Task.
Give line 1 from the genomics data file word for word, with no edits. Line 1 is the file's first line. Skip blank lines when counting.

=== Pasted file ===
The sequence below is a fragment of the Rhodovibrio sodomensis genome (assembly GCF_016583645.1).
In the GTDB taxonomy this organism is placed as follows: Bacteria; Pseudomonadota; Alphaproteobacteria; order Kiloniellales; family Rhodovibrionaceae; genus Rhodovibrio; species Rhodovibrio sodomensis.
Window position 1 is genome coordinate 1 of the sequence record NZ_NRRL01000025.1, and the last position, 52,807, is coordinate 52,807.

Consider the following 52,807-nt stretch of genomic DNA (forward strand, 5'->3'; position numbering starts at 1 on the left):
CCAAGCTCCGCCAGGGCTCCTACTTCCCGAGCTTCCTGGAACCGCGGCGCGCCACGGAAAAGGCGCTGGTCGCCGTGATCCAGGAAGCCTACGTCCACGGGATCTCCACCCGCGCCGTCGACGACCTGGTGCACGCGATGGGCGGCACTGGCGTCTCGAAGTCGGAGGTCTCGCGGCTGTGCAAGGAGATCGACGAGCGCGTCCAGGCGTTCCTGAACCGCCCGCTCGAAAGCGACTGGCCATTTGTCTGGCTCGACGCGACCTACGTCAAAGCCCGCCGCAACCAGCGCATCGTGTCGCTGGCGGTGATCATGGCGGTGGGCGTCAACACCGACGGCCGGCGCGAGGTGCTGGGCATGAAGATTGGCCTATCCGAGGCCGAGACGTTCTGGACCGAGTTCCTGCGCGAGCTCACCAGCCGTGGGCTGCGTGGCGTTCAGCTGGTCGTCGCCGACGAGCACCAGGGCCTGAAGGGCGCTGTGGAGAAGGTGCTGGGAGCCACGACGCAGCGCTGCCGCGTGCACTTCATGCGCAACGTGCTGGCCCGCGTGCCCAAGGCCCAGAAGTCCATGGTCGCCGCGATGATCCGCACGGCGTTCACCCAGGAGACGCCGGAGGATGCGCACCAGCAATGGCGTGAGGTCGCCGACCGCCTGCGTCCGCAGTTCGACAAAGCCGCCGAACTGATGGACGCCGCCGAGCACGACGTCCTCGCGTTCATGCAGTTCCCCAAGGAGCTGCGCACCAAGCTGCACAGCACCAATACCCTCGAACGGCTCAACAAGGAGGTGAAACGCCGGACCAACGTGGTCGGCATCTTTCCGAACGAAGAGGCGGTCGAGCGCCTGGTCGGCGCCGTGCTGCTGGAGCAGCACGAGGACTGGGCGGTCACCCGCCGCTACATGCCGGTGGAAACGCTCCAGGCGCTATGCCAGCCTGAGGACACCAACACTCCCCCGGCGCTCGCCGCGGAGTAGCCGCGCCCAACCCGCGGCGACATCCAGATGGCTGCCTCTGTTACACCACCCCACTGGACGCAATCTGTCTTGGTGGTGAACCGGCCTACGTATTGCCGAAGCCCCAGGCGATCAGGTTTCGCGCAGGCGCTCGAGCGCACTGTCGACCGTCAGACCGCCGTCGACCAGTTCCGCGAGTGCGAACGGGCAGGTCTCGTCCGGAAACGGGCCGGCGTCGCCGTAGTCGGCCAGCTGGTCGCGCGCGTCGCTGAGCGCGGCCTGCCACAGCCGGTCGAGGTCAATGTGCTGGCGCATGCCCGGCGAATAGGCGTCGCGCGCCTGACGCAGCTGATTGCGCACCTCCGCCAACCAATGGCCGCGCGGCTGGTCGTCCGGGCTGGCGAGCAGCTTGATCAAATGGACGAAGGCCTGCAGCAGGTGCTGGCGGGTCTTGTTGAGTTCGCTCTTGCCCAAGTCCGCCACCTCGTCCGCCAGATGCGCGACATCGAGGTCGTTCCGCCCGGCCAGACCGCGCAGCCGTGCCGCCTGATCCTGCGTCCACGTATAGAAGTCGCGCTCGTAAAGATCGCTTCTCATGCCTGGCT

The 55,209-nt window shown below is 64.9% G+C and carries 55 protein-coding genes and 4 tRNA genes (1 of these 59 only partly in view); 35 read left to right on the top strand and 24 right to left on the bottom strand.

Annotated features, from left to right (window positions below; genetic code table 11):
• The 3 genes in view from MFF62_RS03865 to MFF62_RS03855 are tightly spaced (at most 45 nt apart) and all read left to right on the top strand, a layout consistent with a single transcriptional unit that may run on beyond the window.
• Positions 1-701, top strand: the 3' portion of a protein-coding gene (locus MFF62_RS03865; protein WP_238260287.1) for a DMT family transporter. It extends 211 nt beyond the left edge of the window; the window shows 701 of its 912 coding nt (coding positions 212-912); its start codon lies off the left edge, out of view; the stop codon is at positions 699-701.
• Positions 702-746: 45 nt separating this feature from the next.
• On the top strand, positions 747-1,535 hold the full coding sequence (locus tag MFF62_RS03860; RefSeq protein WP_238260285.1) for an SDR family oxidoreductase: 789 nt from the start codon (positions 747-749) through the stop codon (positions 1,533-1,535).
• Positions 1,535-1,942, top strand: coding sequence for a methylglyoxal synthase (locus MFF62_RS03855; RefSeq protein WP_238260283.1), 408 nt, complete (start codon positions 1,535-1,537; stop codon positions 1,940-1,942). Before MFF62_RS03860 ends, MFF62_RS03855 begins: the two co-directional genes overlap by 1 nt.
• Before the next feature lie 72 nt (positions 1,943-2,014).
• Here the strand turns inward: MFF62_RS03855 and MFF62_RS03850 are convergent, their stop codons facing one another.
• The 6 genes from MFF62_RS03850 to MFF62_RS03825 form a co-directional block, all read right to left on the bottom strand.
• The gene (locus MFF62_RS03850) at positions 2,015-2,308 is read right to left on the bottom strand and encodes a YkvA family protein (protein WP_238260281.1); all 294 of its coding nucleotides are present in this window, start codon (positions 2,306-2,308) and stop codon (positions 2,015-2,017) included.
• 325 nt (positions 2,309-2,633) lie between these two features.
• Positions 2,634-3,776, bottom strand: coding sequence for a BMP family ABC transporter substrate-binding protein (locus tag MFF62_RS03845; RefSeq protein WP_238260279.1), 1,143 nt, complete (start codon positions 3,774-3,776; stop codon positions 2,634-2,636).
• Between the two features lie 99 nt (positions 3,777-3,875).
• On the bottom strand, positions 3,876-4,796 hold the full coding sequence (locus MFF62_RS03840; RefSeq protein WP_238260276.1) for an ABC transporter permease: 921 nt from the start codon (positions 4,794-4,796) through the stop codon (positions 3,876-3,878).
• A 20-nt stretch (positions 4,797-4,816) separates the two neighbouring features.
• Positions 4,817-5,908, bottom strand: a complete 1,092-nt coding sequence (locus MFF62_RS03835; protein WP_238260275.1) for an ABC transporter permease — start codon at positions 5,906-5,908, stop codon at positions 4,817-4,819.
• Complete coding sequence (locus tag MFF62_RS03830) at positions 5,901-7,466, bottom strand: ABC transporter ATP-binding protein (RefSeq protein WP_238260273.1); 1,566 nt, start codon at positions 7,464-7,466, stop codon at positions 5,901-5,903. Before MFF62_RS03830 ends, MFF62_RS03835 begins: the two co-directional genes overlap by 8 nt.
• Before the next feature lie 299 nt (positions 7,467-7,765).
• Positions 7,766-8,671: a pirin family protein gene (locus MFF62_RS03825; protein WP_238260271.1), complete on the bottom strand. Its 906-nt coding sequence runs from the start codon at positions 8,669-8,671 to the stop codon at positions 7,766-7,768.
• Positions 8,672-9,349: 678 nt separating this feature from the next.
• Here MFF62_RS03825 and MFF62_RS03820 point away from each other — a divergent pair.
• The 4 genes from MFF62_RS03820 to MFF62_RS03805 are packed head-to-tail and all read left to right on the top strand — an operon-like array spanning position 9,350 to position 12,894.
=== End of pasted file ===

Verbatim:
The sequence below is a fragment of the Rhodovibrio sodomensis genome (assembly GCF_016583645.1).